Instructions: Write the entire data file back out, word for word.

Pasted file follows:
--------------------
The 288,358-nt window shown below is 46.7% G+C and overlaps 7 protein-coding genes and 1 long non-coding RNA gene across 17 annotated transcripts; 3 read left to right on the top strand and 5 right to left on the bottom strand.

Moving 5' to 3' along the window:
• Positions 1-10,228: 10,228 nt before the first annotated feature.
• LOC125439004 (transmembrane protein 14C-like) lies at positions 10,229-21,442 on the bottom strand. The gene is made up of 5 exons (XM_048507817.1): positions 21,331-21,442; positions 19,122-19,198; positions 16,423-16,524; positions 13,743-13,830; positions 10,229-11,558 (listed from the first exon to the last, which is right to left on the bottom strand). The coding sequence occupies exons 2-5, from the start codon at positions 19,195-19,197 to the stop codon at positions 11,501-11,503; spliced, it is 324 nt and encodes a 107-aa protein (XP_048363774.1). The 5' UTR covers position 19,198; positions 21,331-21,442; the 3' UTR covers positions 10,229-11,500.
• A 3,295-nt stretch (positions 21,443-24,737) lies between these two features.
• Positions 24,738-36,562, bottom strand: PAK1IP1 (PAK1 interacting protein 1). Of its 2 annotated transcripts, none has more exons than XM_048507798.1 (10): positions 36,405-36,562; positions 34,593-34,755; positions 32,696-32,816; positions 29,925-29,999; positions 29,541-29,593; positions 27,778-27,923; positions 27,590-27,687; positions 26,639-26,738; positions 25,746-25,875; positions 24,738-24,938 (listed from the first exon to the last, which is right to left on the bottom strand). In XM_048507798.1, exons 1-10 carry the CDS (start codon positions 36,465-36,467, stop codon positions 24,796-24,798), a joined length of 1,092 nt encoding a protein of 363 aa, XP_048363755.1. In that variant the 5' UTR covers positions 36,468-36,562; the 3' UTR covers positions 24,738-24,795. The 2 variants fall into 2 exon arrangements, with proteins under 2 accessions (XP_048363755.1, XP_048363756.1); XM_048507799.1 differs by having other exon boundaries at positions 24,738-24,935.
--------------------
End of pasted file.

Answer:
The 288,358-nt window shown below is 46.7% G+C and overlaps 7 protein-coding genes and 1 long non-coding RNA gene across 17 annotated transcripts; 3 read left to right on the top strand and 5 right to left on the bottom strand.

Moving 5' to 3' along the window:
• Positions 1-10,228: 10,228 nt before the first annotated feature.
• LOC125439004 (transmembrane protein 14C-like) lies at positions 10,229-21,442 on the bottom strand. The gene is made up of 5 exons (XM_048507817.1): positions 21,331-21,442; positions 19,122-19,198; positions 16,423-16,524; positions 13,743-13,830; positions 10,229-11,558 (listed from the first exon to the last, which is right to left on the bottom strand). The coding sequence occupies exons 2-5, from the start codon at positions 19,195-19,197 to the stop codon at positions 11,501-11,503; spliced, it is 324 nt and encodes a 107-aa protein (XP_048363774.1). The 5' UTR covers position 19,198; positions 21,331-21,442; the 3' UTR covers positions 10,229-11,500.
• A 3,295-nt stretch (positions 21,443-24,737) lies between these two features.
• Positions 24,738-36,562, bottom strand: PAK1IP1 (PAK1 interacting protein 1). Of its 2 annotated transcripts, none has more exons than XM_048507798.1 (10): positions 36,405-36,562; positions 34,593-34,755; positions 32,696-32,816; positions 29,925-29,999; positions 29,541-29,593; positions 27,778-27,923; positions 27,590-27,687; positions 26,639-26,738; positions 25,746-25,875; positions 24,738-24,938 (listed from the first exon to the last, which is right to left on the bottom strand). In XM_048507798.1, exons 1-10 carry the CDS (start codon positions 36,465-36,467, stop codon positions 24,796-24,798), a joined length of 1,092 nt encoding a protein of 363 aa, XP_048363755.1. In that variant the 5' UTR covers positions 36,468-36,562; the 3' UTR covers positions 24,738-24,795. The 2 variants fall into 2 exon arrangements, with proteins under 2 accessions (XP_048363755.1, XP_048363756.1); XM_048507799.1 differs by having other exon boundaries at positions 24,738-24,935.